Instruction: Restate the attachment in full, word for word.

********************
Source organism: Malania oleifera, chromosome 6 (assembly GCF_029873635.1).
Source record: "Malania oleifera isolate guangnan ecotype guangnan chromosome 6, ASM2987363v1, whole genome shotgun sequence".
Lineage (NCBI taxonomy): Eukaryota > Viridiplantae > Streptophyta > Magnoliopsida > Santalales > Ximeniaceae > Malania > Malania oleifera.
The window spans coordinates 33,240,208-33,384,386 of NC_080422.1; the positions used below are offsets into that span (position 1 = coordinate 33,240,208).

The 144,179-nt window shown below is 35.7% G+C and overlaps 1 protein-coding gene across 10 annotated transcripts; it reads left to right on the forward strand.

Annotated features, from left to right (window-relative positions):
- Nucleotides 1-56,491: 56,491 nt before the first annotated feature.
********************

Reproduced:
Source organism: Malania oleifera, chromosome 6 (assembly GCF_029873635.1).
Source record: "Malania oleifera isolate guangnan ecotype guangnan chromosome 6, ASM2987363v1, whole genome shotgun sequence".
Lineage (NCBI taxonomy): Eukaryota > Viridiplantae > Streptophyta > Magnoliopsida > Santalales > Ximeniaceae > Malania > Malania oleifera.
The window spans coordinates 33,240,208-33,384,386 of NC_080422.1; the positions used below are offsets into that span (position 1 = coordinate 33,240,208).

The 144,179-nt window shown below is 35.7% G+C and overlaps 1 protein-coding gene across 10 annotated transcripts; it reads left to right on the forward strand.

Annotated features, from left to right (window-relative positions):
- Nucleotides 1-56,491: 56,491 nt before the first annotated feature.